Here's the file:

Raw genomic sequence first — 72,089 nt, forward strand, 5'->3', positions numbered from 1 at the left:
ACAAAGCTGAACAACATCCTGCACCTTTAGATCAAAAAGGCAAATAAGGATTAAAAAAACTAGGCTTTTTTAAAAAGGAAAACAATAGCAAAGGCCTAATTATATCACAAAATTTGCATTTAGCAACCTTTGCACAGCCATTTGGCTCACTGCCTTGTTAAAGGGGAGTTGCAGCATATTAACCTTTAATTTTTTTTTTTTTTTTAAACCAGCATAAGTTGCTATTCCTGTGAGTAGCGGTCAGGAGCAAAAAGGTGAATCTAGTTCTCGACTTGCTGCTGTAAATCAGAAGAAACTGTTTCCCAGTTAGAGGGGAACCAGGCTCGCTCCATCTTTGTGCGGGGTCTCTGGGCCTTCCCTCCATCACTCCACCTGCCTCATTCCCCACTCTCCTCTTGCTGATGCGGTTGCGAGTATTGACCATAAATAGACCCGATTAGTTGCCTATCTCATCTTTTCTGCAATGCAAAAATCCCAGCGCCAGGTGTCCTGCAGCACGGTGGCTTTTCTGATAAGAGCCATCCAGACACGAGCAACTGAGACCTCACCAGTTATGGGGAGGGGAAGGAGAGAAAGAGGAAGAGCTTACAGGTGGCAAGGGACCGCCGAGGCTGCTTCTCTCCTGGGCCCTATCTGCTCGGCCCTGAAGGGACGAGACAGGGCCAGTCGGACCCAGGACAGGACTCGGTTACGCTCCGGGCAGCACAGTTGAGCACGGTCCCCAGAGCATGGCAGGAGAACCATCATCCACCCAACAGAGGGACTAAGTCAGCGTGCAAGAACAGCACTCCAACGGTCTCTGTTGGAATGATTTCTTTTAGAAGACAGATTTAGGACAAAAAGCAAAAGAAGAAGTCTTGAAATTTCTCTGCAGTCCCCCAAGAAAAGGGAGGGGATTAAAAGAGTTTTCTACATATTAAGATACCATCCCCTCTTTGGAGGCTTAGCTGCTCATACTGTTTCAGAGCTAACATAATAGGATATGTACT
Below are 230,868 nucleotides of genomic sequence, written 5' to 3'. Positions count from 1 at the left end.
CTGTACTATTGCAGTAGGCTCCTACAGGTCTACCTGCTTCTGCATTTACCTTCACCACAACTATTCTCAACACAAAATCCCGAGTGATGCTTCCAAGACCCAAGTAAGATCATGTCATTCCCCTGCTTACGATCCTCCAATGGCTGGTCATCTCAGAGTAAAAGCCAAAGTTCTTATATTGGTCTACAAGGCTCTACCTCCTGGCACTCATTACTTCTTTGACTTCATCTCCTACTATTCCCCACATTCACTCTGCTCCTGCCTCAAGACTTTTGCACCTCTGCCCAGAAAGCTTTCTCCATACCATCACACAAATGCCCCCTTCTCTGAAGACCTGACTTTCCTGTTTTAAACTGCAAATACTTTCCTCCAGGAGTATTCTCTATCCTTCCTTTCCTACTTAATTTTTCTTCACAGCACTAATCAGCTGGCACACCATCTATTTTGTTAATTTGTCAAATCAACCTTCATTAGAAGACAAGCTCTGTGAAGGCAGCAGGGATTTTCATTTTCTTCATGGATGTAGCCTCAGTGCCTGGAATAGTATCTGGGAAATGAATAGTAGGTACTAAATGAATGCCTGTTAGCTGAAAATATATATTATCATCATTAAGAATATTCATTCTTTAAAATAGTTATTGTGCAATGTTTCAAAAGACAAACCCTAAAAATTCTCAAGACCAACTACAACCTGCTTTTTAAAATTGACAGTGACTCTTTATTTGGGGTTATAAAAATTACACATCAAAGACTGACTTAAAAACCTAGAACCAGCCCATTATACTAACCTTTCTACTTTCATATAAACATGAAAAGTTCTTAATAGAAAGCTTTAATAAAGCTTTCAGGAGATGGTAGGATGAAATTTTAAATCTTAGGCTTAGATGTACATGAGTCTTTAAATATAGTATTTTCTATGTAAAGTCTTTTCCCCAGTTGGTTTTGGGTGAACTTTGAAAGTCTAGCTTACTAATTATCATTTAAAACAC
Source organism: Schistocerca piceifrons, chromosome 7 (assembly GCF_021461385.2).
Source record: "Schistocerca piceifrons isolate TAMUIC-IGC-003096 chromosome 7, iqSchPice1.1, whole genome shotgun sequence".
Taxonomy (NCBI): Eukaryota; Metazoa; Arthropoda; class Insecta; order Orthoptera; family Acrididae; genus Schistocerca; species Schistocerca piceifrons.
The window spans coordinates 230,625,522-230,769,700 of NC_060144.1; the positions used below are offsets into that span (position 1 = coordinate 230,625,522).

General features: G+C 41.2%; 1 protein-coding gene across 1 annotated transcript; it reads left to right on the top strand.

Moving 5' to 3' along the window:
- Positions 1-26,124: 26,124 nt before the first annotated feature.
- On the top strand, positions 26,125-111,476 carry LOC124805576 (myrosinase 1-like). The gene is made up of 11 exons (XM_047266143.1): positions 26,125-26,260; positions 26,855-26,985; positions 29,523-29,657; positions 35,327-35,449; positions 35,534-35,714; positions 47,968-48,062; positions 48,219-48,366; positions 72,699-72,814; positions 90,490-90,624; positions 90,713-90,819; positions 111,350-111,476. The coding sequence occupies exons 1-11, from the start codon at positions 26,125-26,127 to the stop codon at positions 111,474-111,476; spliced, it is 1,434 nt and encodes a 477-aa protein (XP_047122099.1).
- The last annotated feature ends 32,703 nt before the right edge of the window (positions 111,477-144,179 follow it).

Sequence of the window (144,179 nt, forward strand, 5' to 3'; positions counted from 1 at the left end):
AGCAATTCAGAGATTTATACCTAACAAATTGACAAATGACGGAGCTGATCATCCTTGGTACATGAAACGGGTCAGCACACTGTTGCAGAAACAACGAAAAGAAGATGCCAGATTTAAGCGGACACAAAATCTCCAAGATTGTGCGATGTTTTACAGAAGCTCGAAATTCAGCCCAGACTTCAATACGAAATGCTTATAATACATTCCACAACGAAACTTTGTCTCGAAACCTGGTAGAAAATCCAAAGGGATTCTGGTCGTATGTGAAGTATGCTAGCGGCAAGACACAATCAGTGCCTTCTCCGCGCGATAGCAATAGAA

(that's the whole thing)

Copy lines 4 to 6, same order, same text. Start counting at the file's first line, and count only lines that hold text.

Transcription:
CTGTACTATTGCAGTAGGCTCCTACAGGTCTACCTGCTTCTGCATTTACCTTCACCACAACTATTCTCAACACAAAATCCCGAGTGATGCTTCCAAGACCCAAGTAAGATCATGTCATTCCCCTGCTTACGATCCTCCAATGGCTGGTCATCTCAGAGTAAAAGCCAAAGTTCTTATATTGGTCTACAAGGCTCTACCTCCTGGCACTCATTACTTCTTTGACTTCATCTCCTACTATTCCCCACATTCACTCTGCTCCTGCCTCAAGACTTTTGCACCTCTGCCCAGAAAGCTTTCTCCATACCATCACACAAATGCCCCCTTCTCTGAAGACCTGACTTTCCTGTTTTAAACTGCAAATACTTTCCTCCAGGAGTATTCTCTATCCTTCCTTTCCTACTTAATTTTTCTTCACAGCACTAATCAGCTGGCACACCATCTATTTTGTTAATTTGTCAAATCAACCTTCATTAGAAGACAAGCTCTGTGAAGGCAGCAGGGATTTTCATTTTCTTCATGGATGTAGCCTCAGTGCCTGGAATAGTATCTGGGAAATGAATAGTAGGTACTAAATGAATGCCTGTTAGCTGAAAATATATATTATCATCATTAAGAATATTCATTCTTTAAAATAGTTATTGTGCAATGTTTCAAAAGACAAACCCTAAAAATTCTCAAGACCAACTACAACCTGCTTTTTAAAATTGACAGTGACTCTTTATTTGGGGTTATAAAAATTACACATCAAAGACTGACTTAAAAACCTAGAACCAGCCCATTATACTAACCTTTCTACTTTCATATAAACATGAAAAGTTCTTAATAGAAAGCTTTAATAAAGCTTTCAGGAGATGGTAGGATGAAATTTTAAATCTTAGGCTTAGATGTACATGAGTCTTTAAATATAGTATTTTCTATGTAAAGTCTTTTCCCCAGTTGGTTTTGGGTGAACTTTGAAAGTCTAGCTTACTAATTATCATTTAAAACAC
Source organism: Schistocerca piceifrons, chromosome 7 (assembly GCF_021461385.2).
Source record: "Schistocerca piceifrons isolate TAMUIC-IGC-003096 chromosome 7, iqSchPice1.1, whole genome shotgun sequence".